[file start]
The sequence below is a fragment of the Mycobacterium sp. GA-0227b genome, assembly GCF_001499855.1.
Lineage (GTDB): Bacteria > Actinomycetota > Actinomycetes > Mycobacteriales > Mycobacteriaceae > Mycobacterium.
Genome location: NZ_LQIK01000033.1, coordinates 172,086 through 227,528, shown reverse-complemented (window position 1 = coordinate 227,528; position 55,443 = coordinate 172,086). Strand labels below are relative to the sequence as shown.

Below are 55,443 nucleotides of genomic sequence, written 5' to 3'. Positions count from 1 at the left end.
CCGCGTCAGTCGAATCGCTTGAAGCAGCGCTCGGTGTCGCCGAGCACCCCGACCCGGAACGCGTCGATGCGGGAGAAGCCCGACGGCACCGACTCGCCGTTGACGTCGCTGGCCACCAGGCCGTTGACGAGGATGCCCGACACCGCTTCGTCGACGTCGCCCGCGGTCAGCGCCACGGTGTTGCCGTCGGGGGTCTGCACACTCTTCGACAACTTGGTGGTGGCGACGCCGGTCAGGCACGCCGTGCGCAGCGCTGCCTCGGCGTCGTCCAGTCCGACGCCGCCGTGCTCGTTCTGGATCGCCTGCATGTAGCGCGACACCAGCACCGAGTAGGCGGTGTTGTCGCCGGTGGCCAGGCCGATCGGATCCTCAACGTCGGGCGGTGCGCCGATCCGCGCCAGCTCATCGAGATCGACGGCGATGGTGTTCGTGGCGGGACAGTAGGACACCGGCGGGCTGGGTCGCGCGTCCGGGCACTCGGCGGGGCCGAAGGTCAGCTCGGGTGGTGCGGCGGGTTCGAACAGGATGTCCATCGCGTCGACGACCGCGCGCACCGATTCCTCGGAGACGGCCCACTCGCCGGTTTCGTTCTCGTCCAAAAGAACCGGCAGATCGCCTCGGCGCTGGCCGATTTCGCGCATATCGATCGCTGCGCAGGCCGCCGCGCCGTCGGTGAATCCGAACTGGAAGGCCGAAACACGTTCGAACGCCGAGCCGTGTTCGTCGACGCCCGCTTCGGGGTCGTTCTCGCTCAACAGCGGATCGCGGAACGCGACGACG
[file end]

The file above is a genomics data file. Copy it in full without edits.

The sequence below is a fragment of the Mycobacterium sp. GA-0227b genome, assembly GCF_001499855.1.
Lineage (GTDB): Bacteria > Actinomycetota > Actinomycetes > Mycobacteriales > Mycobacteriaceae > Mycobacterium.
Genome location: NZ_LQIK01000033.1, coordinates 172,086 through 227,528, shown reverse-complemented (window position 1 = coordinate 227,528; position 55,443 = coordinate 172,086). Strand labels below are relative to the sequence as shown.

Below are 55,443 nucleotides of genomic sequence, written 5' to 3'. Positions count from 1 at the left end.
CCGCGTCAGTCGAATCGCTTGAAGCAGCGCTCGGTGTCGCCGAGCACCCCGACCCGGAACGCGTCGATGCGGGAGAAGCCCGACGGCACCGACTCGCCGTTGACGTCGCTGGCCACCAGGCCGTTGACGAGGATGCCCGACACCGCTTCGTCGACGTCGCCCGCGGTCAGCGCCACGGTGTTGCCGTCGGGGGTCTGCACACTCTTCGACAACTTGGTGGTGGCGACGCCGGTCAGGCACGCCGTGCGCAGCGCTGCCTCGGCGTCGTCCAGTCCGACGCCGCCGTGCTCGTTCTGGATCGCCTGCATGTAGCGCGACACCAGCACCGAGTAGGCGGTGTTGTCGCCGGTGGCCAGGCCGATCGGATCCTCAACGTCGGGCGGTGCGCCGATCCGCGCCAGCTCATCGAGATCGACGGCGATGGTGTTCGTGGCGGGACAGTAGGACACCGGCGGGCTGGGTCGCGCGTCCGGGCACTCGGCGGGGCCGAAGGTCAGCTCGGGTGGTGCGGCGGGTTCGAACAGGATGTCCATCGCGTCGACGACCGCGCGCACCGATTCCTCGGAGACGGCCCACTCGCCGGTTTCGTTCTCGTCCAAAAGAACCGGCAGATCGCCTCGGCGCTGGCCGATTTCGCGCATATCGATCGCTGCGCAGGCCGCCGCGCCGTCGGTGAATCCGAACTGGAAGGCCGAAACACGTTCGAACGCCGAGCCGTGTTCGTCGACGCCCGCTTCGGGGTCGTTCTCGCTCAACAGCGGATCGCGGAACGCGACGACG